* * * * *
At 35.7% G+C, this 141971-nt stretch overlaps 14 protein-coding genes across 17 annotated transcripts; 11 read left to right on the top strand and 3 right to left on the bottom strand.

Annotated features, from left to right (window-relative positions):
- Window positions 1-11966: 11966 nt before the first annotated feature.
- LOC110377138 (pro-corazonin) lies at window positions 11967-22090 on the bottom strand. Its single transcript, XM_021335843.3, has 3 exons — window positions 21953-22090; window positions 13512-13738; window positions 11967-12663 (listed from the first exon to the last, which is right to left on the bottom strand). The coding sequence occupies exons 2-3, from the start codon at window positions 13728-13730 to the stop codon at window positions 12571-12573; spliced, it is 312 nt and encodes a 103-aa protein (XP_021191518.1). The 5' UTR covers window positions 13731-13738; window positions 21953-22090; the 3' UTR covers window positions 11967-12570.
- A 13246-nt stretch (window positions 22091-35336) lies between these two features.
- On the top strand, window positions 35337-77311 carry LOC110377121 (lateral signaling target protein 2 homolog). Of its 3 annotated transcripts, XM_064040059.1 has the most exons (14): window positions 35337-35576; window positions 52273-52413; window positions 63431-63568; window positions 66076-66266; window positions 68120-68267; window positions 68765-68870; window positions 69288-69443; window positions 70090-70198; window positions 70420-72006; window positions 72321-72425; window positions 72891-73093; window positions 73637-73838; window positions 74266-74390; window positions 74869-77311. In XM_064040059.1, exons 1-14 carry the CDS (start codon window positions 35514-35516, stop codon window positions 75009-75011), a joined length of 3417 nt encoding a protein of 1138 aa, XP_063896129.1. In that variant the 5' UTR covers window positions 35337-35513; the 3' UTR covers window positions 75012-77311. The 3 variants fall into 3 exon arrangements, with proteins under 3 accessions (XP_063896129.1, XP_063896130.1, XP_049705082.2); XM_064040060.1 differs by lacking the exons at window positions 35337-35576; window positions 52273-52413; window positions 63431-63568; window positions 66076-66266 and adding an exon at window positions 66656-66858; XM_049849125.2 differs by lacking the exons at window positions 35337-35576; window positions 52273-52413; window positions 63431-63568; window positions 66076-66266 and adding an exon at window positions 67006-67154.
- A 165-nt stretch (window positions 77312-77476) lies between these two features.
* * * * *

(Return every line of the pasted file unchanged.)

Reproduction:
At 35.7% G+C, this 141971-nt stretch overlaps 14 protein-coding genes across 17 annotated transcripts; 11 read left to right on the top strand and 3 right to left on the bottom strand.

Annotated features, from left to right (window-relative positions):
- Window positions 1-11966: 11966 nt before the first annotated feature.
- LOC110377138 (pro-corazonin) lies at window positions 11967-22090 on the bottom strand. Its single transcript, XM_021335843.3, has 3 exons — window positions 21953-22090; window positions 13512-13738; window positions 11967-12663 (listed from the first exon to the last, which is right to left on the bottom strand). The coding sequence occupies exons 2-3, from the start codon at window positions 13728-13730 to the stop codon at window positions 12571-12573; spliced, it is 312 nt and encodes a 103-aa protein (XP_021191518.1). The 5' UTR covers window positions 13731-13738; window positions 21953-22090; the 3' UTR covers window positions 11967-12570.
- A 13246-nt stretch (window positions 22091-35336) lies between these two features.
- On the top strand, window positions 35337-77311 carry LOC110377121 (lateral signaling target protein 2 homolog). Of its 3 annotated transcripts, XM_064040059.1 has the most exons (14): window positions 35337-35576; window positions 52273-52413; window positions 63431-63568; window positions 66076-66266; window positions 68120-68267; window positions 68765-68870; window positions 69288-69443; window positions 70090-70198; window positions 70420-72006; window positions 72321-72425; window positions 72891-73093; window positions 73637-73838; window positions 74266-74390; window positions 74869-77311. In XM_064040059.1, exons 1-14 carry the CDS (start codon window positions 35514-35516, stop codon window positions 75009-75011), a joined length of 3417 nt encoding a protein of 1138 aa, XP_063896129.1. In that variant the 5' UTR covers window positions 35337-35513; the 3' UTR covers window positions 75012-77311. The 3 variants fall into 3 exon arrangements, with proteins under 3 accessions (XP_063896129.1, XP_063896130.1, XP_049705082.2); XM_064040060.1 differs by lacking the exons at window positions 35337-35576; window positions 52273-52413; window positions 63431-63568; window positions 66076-66266 and adding an exon at window positions 66656-66858; XM_049849125.2 differs by lacking the exons at window positions 35337-35576; window positions 52273-52413; window positions 63431-63568; window positions 66076-66266 and adding an exon at window positions 67006-67154.
- A 165-nt stretch (window positions 77312-77476) lies between these two features.